The Senate yesterday shelved a proposal by Sen. Daniel Patrick Moynihan (D-N.Y.) to cut Social Security payroll tax rates after Republicans succeeded in blocking consideration of the measure on grounds it violated congressional rules against budget-busting.
The Senate voted 54 to 44 in favor of the waiving the rules, falling short of the 60 votes needed to consider a bill that exceeds revenue or spending limits. The vote apparently doomed the proposal for this year.
Scuttled along with Moynihan's proposal were amendments to repeal the current limitation on earnings by Social Security recipients and to increase payments to Social Security beneficiaries born between 1917 and 1926, the so-called "notch babies" for whom benefits were reduced in a 1977 formula change.
Altogether, the proposals would have cost nearly $170 billion over five years, threatening to put a big hole in the five-year, $500 billion deficit-reduction package that Congress is attempting to pass before it adjourns this month. Election-year politics appeared to play as big a role as budget considerations in the outcome, as Republicans scrambled to find a way to scuttle the measure without having to vote directly against it.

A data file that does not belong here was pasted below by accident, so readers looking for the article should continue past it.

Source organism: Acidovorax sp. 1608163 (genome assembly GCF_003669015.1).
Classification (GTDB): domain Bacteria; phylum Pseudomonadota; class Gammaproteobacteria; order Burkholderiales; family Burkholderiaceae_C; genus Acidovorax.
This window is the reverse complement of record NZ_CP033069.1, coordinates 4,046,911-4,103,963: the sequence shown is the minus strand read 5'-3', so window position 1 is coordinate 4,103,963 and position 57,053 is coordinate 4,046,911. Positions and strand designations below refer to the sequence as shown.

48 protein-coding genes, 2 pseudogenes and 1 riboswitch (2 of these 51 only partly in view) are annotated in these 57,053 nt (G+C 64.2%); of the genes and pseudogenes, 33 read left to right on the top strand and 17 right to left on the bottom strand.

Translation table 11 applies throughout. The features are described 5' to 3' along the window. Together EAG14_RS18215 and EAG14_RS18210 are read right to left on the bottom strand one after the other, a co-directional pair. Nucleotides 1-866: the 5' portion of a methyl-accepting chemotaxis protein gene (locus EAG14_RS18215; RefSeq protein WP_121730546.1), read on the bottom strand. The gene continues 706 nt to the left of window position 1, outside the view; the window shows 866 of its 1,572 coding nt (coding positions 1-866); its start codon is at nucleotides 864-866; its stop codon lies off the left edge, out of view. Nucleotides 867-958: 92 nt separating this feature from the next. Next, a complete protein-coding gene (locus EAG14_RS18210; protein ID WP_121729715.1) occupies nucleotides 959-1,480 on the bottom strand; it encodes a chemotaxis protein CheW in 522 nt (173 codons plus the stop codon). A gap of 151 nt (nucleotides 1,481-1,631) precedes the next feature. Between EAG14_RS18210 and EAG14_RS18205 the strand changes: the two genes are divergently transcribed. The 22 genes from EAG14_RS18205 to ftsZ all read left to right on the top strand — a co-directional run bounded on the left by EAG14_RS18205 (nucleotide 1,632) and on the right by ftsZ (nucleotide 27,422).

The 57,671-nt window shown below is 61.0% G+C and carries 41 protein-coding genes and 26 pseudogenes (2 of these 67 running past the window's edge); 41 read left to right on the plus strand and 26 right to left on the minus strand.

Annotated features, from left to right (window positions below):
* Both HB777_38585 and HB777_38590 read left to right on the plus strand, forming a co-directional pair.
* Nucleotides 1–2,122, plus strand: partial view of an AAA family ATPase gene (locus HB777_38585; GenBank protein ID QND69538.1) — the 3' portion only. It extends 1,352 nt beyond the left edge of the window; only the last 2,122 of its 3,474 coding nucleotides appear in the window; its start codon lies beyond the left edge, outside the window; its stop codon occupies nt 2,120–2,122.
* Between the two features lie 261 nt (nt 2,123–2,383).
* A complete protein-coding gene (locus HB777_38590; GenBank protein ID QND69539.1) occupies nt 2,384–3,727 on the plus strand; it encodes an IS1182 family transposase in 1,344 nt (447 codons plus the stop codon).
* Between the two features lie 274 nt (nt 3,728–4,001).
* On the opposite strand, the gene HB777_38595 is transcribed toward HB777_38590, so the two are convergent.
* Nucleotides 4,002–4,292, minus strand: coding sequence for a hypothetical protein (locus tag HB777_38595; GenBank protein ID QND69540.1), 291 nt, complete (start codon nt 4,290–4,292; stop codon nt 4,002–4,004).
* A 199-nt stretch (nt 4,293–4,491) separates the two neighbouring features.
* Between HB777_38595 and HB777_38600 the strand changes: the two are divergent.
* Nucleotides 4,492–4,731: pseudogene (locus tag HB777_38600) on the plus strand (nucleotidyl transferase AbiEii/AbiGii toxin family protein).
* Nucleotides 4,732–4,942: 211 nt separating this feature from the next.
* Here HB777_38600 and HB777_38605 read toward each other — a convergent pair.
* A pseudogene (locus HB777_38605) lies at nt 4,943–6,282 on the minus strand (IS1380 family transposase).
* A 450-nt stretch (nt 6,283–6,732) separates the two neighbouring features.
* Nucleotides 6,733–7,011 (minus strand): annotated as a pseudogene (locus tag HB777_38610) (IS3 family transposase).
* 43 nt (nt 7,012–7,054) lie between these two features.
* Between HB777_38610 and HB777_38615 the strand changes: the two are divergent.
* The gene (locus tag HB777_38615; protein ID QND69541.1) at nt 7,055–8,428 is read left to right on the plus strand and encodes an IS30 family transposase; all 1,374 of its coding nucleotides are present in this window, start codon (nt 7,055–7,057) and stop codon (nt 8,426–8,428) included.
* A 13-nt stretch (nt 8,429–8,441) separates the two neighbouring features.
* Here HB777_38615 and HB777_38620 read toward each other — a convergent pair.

Moynihan created a stir late last year when he proposed the Social Security tax rollback as a way of eliminating huge surpluses in the retirement trust fund that he said were being used to mask the true size of the federal budget deficit.
In a modified version of the proposal, Moynihan recommended scaling back the payroll tax for Social Security, exclusive of Medicare, from 6.2 percent to 5.1 percent over the next six years. For the same period, he proposed to increase the amount of wages subject to the tax, raising the wage level to $85,500 by 1996 instead of $70,500.
In invoking budget rules to block consideration of the proposal, Sen. Ted Stevens (R-Alaska) contended that proposing such a tax rollback without saying how it would be paid for amounted to "demagoguery." Either the Social Security trust fund would be undermined or other taxes would have to be increased, he argued.
Claiming a moral victory because a majority of the Senate indicated approval of his proposal, Moynihan vowed to bring it up for a vote every year until it passes.
Sens. Paul S. Sarbanes (D-Md.) and Barbara A. Mikulski (D-Md.) voted to waive the budget rules to allow consideration of the bill, while Sens. Charles S. Robb (D-Va.) and John W. Warner (R-Va.) voted against doing so.